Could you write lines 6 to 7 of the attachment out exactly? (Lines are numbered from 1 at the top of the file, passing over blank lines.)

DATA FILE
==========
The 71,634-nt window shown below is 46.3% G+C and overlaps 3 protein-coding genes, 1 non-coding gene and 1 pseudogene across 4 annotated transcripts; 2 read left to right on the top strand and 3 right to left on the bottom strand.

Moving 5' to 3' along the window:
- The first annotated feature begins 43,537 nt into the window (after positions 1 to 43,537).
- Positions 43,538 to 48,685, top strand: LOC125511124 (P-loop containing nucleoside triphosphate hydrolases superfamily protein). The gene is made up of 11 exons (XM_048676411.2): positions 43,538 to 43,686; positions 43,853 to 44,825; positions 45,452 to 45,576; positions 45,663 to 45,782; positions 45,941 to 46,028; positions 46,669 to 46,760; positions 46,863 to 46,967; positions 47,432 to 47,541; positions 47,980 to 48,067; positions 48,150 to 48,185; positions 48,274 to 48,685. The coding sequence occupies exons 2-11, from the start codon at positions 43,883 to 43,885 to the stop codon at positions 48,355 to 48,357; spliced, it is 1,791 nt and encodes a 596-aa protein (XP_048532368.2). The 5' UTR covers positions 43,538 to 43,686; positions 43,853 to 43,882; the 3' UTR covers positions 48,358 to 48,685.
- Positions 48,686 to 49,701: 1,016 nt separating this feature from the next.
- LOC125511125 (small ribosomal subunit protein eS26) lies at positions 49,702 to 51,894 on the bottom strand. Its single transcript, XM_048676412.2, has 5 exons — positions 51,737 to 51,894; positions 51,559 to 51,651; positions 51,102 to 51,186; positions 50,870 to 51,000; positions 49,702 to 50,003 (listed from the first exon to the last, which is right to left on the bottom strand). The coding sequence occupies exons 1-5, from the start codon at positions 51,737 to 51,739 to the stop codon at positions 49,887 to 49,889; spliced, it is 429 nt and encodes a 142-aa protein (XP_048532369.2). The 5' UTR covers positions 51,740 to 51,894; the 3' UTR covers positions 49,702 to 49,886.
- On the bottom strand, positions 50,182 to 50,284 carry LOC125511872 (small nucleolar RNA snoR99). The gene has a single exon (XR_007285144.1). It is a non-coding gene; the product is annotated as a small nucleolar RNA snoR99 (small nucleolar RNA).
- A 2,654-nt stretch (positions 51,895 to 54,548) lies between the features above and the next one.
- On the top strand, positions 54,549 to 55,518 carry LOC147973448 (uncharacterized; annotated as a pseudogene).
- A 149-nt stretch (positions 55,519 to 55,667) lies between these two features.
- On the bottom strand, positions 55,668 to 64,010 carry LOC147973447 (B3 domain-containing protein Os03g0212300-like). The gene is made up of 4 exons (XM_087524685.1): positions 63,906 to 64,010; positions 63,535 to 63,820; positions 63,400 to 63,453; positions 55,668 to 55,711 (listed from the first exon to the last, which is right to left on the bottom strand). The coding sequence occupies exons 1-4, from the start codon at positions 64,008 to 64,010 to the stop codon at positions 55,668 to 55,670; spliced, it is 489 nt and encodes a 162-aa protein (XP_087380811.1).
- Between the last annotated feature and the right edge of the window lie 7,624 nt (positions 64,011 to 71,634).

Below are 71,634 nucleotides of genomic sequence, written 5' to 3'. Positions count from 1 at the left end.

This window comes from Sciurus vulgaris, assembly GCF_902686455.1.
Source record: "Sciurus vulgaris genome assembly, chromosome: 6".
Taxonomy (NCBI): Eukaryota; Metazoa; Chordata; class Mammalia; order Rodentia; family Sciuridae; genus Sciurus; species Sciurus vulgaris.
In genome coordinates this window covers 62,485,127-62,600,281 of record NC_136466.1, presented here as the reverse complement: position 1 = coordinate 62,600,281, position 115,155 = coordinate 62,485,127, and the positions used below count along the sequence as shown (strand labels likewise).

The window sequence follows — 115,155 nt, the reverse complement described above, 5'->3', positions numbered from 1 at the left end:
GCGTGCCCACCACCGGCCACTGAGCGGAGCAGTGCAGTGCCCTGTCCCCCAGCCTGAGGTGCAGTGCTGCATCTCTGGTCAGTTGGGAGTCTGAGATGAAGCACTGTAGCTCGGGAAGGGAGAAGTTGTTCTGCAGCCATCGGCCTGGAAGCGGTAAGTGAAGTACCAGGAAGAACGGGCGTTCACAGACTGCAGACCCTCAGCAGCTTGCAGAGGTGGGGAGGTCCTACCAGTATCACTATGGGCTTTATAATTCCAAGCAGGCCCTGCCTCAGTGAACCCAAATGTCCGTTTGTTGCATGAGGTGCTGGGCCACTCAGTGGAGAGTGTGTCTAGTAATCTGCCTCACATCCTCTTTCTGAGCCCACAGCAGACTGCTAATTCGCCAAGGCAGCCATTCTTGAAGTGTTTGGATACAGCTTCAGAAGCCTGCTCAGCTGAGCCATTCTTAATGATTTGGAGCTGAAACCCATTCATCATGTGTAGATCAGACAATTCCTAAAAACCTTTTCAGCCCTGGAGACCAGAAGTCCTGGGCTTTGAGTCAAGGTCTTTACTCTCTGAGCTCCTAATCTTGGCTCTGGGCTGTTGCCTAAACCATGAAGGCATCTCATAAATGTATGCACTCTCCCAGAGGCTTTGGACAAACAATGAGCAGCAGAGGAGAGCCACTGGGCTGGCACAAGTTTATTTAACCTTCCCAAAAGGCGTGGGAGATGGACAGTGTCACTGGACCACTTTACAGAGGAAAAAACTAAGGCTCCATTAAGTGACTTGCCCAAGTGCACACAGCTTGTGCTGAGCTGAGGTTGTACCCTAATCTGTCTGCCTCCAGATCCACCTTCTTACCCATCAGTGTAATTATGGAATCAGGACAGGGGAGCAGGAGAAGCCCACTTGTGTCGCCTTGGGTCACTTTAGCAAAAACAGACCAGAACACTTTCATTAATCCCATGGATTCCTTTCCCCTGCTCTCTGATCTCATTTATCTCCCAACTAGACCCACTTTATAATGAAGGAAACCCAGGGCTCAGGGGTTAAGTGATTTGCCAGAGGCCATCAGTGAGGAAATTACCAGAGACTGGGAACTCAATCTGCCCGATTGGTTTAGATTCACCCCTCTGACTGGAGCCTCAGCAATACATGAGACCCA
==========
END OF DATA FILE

- LOC125511125 (small ribosomal subunit protein eS26) lies at positions 49,702 to 51,894 on the bottom strand. Its single transcript, XM_048676412.2, has 5 exons — positions 51,737 to 51,894; positions 51,559 to 51,651; positions 51,102 to 51,186; positions 50,870 to 51,000; positions 49,702 to 50,003 (listed from the first exon to the last, which is right to left on the bottom strand). The coding sequence occupies exons 1-5, from the start codon at positions 51,737 to 51,739 to the stop codon at positions 49,887 to 49,889; spliced, it is 429 nt and encodes a 142-aa protein (XP_048532369.2). The 5' UTR covers positions 51,740 to 51,894; the 3' UTR covers positions 49,702 to 49,886.
- On the bottom strand, positions 50,182 to 50,284 carry LOC125511872 (small nucleolar RNA snoR99). The gene has a single exon (XR_007285144.1). It is a non-coding gene; the product is annotated as a small nucleolar RNA snoR99 (small nucleolar RNA).